Don’t Hide Your Allergy Eyes!
Follow These Steps to Find Relief
Pollen from trees, grasses, and weeds can be inhaled and cause allergy and asthma symptoms. Pollen may travel many miles in the wind, so trees, grasses, and weeds beyond your immediate area can cause allergy and asthma symptoms. Pollen allergies are often seasonal, and allergy and asthma symptoms occur when the amount of pollen in the air is high.
For many seasonal allergy fighters, pollen irritates their eyes the most. They experience allergic conjunctivitis, an inflammation of the conjunctiva, the membrane on the back of the eyelids and front of the eyeballs.
These people may be especially miserable in spring and early summer as grass pollen season kicks into high gear in much of the country. Grass pollens are especially irritating to the eye. So are ragweed pollens, which will begin spreading later in the summer.
Even though people blink an average of 15,000 times a day, pollen still gets in their eyes. There are several steps you can take to reduce pollen’s irritating effect on your eyes.
Wash your hands.
During high allergy season, pollen is everywhere. You get it on your hands opening a car door, running your hands through your hair, or touching other outdoor surfaces. If you rub your eyes with those pollen-coated hands, they will only get more irritated. Washing your hands frequently can reduce the amount of pollen that gets in your eyes.
Even though people blink an average of 15,000
times a day,
pollen still gets in their eyes.
Use saline rinses or artificial tears.
These can provide significant relief by removing or diluting the pollen grains in the eye.
Sunglasses can reduce the amount of pollen that gets in the eyes by deflecting the wind carrying it toward you.
Close the windows and use the
This can reduce pollen floating in the air both in the house and in the car. Trying to escape the summer heat by sleeping with open windows and a fan might provide temporary relief from heat, but it can cause allergy fighters to have stuffy noses, itchy eyes, and sneezing throughout the night.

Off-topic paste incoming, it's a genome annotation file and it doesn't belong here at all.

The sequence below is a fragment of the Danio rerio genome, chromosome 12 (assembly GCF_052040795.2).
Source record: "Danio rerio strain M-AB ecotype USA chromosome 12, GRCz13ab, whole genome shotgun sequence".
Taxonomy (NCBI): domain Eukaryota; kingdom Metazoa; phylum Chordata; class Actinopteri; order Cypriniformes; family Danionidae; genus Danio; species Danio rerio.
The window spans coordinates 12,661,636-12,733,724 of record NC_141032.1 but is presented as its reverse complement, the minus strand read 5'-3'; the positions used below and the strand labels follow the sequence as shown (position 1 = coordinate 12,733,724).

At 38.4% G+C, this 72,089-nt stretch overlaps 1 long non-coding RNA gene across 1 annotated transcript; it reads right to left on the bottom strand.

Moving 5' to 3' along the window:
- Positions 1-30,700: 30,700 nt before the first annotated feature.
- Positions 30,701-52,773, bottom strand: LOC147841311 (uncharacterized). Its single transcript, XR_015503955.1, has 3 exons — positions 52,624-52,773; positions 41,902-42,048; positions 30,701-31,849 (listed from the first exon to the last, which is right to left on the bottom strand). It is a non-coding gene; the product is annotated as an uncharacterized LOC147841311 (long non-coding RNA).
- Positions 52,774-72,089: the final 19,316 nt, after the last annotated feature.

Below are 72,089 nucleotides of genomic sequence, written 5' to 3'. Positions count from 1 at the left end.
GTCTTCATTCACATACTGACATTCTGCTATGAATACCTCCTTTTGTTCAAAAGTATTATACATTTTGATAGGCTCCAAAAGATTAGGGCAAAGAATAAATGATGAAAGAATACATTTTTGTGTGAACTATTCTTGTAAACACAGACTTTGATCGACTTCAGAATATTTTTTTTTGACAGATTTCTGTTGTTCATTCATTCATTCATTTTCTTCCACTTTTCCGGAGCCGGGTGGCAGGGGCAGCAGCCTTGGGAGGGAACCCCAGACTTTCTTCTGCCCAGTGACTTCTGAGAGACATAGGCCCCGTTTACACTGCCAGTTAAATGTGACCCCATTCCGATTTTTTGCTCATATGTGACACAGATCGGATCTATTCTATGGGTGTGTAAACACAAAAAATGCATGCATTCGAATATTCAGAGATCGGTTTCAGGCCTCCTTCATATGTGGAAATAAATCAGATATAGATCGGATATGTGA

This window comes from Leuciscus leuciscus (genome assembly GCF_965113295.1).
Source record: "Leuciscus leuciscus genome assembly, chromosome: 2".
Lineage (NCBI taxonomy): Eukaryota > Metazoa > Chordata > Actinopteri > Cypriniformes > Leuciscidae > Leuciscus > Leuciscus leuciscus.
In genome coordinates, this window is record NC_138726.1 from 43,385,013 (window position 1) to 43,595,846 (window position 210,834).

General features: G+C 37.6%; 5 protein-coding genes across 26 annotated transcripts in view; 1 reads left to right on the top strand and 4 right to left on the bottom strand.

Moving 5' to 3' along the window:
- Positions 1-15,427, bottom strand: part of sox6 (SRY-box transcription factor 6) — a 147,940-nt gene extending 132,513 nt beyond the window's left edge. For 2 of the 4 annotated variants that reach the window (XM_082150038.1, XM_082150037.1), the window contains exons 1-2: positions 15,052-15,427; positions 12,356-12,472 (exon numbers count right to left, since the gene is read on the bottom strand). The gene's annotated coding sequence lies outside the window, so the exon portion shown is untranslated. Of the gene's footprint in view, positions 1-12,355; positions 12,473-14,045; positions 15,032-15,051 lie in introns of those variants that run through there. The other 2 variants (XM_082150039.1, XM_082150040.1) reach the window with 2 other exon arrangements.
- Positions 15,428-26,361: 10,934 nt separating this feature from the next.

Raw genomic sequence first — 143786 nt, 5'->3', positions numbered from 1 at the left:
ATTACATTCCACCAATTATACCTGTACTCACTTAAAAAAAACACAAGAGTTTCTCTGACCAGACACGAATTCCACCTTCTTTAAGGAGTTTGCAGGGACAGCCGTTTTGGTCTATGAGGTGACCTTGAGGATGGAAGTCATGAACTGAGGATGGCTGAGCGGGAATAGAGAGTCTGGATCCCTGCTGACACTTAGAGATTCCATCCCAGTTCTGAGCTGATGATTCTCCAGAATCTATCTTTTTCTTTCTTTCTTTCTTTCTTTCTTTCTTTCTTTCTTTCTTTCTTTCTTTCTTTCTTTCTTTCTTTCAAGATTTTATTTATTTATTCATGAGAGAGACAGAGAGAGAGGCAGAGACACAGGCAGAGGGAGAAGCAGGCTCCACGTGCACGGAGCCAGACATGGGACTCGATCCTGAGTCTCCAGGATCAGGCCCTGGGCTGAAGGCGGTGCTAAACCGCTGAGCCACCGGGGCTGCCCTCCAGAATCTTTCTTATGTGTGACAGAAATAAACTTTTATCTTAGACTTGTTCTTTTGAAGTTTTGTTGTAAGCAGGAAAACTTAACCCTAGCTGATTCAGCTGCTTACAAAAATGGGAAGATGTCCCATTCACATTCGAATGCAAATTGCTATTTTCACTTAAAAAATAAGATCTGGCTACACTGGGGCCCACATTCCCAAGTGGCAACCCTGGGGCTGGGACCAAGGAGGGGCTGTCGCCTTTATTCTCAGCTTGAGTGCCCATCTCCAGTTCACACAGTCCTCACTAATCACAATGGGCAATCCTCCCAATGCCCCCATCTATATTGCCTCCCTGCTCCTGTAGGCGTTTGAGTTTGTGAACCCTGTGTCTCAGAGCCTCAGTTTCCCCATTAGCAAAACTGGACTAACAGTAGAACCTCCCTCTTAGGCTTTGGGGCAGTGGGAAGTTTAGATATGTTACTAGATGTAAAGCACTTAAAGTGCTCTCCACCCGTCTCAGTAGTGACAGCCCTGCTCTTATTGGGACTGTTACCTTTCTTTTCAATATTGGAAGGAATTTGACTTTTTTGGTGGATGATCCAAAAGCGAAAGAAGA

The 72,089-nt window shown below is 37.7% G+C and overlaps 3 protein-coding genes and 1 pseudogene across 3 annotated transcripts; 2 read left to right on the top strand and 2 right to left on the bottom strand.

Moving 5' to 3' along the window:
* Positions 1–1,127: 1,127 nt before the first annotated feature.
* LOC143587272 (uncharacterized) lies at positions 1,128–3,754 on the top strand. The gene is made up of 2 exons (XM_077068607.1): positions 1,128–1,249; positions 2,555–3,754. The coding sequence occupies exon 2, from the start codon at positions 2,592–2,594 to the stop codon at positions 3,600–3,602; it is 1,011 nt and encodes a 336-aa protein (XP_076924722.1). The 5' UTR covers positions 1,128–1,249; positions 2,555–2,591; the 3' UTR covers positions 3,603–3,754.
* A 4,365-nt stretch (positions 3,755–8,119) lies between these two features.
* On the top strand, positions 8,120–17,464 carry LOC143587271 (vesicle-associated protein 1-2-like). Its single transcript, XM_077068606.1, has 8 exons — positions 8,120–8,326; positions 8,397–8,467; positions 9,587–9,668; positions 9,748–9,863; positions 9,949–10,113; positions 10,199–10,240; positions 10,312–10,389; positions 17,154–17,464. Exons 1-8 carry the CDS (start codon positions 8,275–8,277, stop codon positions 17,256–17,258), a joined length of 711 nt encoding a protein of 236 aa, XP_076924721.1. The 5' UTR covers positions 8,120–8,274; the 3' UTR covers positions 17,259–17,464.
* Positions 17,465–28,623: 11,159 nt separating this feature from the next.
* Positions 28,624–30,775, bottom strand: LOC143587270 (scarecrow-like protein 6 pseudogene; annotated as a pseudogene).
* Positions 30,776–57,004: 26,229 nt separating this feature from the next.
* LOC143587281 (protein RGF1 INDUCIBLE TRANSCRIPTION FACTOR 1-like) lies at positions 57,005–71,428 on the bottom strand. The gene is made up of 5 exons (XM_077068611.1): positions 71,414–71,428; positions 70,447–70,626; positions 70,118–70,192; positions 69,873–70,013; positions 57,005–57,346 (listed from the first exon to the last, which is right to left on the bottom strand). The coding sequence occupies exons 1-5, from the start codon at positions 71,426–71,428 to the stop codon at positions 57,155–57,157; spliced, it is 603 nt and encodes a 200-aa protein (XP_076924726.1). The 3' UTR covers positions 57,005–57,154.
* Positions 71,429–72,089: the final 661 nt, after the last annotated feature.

Pollination may occur at all hours of the day or night, so people with hay fever and other allergies should close their homes and use an air conditioner to filter allergens. Using a fan to keep cool may actually add to the problem by keeping allergens suspended and circulating through the air. If windows need to be open, an antihistamine or decongestant can be taken – but only under the advice of a physician.
Apply cold compresses.
A bag of frozen peas or a moist washcloth that has been placed briefly in the freezer can reduce itching when put over the eyes.
Several medications can also help people whose eyes bear the brunt of their seasonal allergies. For people with mild symptoms, oral antihistamines can prevent irritation of both the eye and the nose. For those with more severe allergic conjunctivitis, physicians can prescribe a number of medications that can be applied directly to the eye. These include topical antihistamines, vasoconstrictors, mastcell stabilizers, topical nonsteroidal anti-inflammatory medications, or topical corticosteroids (which are usually prescribed by ophthalmologists).
People with eye allergies should consult their own physicians to learn what would work best for them. They should also remember to take some of these medications continually throughout the pollen season rather than intermittently because most of them work best if taken before the allergen exposure, rather than after the eyes have already become irritated.
Here are a few other ways to reduce pollen exposure:
- If possible, keep windows and outside doors shut during pollen season, especially during the daytime.
- If you have central or room air conditioning, use it so you can keep windows and outside doors shut.
- Consider pollen counts when planning outdoor activities. It may help to limit your outdoor activities during the times of highest pollen and mold counts.
- Outdoor activities may be better tolerated after a gentle, sustained rain.
- Encourage hand washing after outdoor play to avoid transferring pollen from the hands to the eyes and nose.
- If you are outdoors during high pollen counts, take a shower and wash your hair when you come inside.
- If you are outdoors during high pollen counts, change your clothes (not in your bedroom) when you come indoors and leave these clothes in the laundry room.
- Dry laundry in a dryer only; avoid hanging clothes outside to dry.
- Drive with your windows closed. If it is hot, use your air conditioner.
- Keep pets that spend time outdoors out of the bedroom. In addition to animal dander allergens, they may carry and deposit pollen stuck to their fur.
Source: National Jewish Health, www.nationaljewish.org
This article was originally published in Coping® with Allergies & Asthma magazine, May/June 2011.